“Paddington 2” (PG). This sequel is another blend of CGI and live-action as Paddington Bear (voiced by Ben Whishaw) is falsely accused of theft, which leads to his family (led by Hugh Bonneville and Sally Hawkins) trying to help exonerate him. Hugh Grant is the chief villain, a narcissistic, down-on-his luck actor. With Brendan Gleeson, Julie Walters, Jim Braodbent and Tom Conti.
“Condorito: The Movie” (PG, in Spanish with English subtitles). Based on a popular Chielan comic strip, Condorito is an anthropomorphic condor that mingles with humans, and in this animated feature he battles an alien that is bent on destroying the Earth. (Exclusively at the Megaplex Valley Fair Mall Theaters.)
“Proud Mary” (R). Mary (Taraji P. Henson) is a hitwoman working for a Boston mob family, whose values shift when a hit goes sideways and leaves a young boy an orphan. With Danny Glover.
"Call Me By Your Name" (R). In Northern Italy in 1983, a 17-year-old boy (Timothée Chalamet) has an affair with his father's research assistant (Armie Hammer) in this highly acclaimed gay coming-of-age- romance. Screenplay by James Ivory from the novel by André Aciman. (Exclusively at the Broadway Centre Cinemas.)
For Hicksflicks.com, Friday, Jan. 12, 2018
We first glimpse jittery, serious-minded Barton Fink (John Turturro) while he is backstage at his new play, absently moving his lips to dialogue spoken by actors on the stage. Later, he is no less nervous while being hailed by snobs at a local "in" restaurant as the toast of Broadway.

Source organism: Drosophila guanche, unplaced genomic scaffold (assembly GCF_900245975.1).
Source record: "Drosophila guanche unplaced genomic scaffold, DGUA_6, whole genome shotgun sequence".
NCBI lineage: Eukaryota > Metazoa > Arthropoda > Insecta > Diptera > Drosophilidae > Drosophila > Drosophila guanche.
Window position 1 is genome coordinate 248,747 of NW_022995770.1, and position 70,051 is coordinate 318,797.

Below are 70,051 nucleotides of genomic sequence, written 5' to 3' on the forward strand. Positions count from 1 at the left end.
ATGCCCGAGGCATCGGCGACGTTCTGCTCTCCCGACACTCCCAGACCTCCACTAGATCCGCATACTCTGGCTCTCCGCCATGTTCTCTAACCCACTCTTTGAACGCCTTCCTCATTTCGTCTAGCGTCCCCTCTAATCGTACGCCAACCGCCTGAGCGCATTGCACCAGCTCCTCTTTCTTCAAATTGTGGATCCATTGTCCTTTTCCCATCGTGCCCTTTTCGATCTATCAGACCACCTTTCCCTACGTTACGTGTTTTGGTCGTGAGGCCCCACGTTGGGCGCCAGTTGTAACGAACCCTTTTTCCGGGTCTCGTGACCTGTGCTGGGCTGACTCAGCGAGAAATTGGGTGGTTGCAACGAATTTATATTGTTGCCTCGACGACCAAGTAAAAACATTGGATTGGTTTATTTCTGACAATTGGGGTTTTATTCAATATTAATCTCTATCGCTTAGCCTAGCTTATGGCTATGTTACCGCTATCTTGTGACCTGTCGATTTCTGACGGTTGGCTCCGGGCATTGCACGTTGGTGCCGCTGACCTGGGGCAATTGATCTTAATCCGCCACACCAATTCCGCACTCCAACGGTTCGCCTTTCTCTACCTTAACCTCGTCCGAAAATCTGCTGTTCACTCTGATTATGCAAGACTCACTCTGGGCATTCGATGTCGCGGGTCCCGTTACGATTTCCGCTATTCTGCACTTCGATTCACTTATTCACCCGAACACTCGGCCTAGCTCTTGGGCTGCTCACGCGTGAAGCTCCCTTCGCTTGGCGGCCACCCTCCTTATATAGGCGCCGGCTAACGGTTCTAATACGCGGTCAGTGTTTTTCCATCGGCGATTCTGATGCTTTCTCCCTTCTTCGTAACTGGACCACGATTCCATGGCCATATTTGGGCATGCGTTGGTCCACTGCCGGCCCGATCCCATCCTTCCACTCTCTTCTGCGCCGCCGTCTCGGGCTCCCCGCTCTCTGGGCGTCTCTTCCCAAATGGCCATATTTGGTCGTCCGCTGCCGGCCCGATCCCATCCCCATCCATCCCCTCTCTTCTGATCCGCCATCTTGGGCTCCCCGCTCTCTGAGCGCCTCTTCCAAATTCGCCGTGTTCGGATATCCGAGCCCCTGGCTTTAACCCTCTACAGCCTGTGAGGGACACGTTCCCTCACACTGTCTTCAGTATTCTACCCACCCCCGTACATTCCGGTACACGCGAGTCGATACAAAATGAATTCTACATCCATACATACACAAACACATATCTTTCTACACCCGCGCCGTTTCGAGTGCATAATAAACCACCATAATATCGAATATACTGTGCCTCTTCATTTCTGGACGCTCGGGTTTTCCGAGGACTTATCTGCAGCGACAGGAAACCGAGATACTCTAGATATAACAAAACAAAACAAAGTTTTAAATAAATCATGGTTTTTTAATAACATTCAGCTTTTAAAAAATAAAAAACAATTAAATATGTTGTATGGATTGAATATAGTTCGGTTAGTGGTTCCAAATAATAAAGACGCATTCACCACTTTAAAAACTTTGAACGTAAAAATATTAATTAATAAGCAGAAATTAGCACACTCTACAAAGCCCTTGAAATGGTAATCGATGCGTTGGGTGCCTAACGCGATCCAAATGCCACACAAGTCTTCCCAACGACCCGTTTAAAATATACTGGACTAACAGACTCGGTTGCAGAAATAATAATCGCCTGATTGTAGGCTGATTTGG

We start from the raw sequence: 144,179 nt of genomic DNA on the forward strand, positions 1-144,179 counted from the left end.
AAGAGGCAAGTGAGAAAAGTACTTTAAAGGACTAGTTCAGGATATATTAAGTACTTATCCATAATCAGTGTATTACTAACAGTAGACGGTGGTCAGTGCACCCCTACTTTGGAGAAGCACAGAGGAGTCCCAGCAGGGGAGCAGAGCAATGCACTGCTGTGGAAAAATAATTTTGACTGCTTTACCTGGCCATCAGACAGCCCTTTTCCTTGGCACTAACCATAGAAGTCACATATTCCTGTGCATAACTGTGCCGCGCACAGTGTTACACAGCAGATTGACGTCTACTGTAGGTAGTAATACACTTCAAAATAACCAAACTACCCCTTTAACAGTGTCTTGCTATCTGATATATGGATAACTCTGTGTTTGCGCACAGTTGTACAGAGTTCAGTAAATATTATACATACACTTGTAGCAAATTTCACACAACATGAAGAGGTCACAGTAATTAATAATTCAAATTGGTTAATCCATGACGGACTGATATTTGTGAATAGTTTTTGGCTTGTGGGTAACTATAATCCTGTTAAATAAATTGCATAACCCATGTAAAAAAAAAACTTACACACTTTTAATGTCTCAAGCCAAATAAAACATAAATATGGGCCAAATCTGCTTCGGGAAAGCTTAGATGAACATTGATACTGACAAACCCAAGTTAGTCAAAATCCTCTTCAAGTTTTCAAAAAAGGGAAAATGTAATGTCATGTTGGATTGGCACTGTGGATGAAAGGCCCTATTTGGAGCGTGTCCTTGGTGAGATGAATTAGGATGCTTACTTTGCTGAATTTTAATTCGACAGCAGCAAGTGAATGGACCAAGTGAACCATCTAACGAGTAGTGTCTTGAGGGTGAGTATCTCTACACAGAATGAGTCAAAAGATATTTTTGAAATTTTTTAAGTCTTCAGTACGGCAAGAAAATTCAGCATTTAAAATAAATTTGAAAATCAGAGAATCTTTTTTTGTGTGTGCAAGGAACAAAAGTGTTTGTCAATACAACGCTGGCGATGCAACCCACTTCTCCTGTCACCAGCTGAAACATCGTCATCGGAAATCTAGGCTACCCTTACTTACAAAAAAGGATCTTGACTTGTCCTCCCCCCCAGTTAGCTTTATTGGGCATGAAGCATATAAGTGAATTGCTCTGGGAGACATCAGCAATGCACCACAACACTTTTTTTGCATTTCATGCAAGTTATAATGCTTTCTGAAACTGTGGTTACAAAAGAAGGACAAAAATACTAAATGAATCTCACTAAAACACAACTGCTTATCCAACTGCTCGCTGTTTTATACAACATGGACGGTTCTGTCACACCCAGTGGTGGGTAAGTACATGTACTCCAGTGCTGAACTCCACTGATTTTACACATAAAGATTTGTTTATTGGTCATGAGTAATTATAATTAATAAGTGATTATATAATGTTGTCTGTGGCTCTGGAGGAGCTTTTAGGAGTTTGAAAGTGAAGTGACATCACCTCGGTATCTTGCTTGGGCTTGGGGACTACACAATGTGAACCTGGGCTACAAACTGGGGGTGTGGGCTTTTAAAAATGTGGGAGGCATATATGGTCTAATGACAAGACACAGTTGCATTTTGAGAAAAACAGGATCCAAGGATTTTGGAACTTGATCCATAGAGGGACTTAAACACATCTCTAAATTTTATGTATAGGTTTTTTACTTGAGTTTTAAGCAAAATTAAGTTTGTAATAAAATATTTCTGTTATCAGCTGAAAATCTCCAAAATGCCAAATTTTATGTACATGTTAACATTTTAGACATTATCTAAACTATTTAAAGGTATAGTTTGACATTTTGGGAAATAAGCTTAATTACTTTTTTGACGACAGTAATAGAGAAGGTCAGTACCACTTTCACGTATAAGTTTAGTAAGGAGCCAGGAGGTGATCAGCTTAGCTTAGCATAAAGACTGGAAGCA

And when his agent pulls him away for a quick conference, Fink is serious as he goes on about wanting to create theater for the common man — despite the fact that he wouldn't know a common man if he was bitten by one. And so he seems a bit wounded when it is suggested he head out to Hollywood for a fat movie-writing contract.
Reluctantly, Fink does go west. He sells out for money, contracting with Capitol Pictures to spend the long, hot summer writing screenplays. And his worst fears are realized when he meets the talkative, forceful head of the studio (Michael Lerner), who immediately assigns Fink to a Wallace Beery wrestling picture.
Up to this point, "Barton Fink" seems to have all the makings of a fine Hollywood satire, with exquisite period trappings, cinematography and performances. But if you know the work of Joel and Ethan Coen, you know it's not likely to remain that way.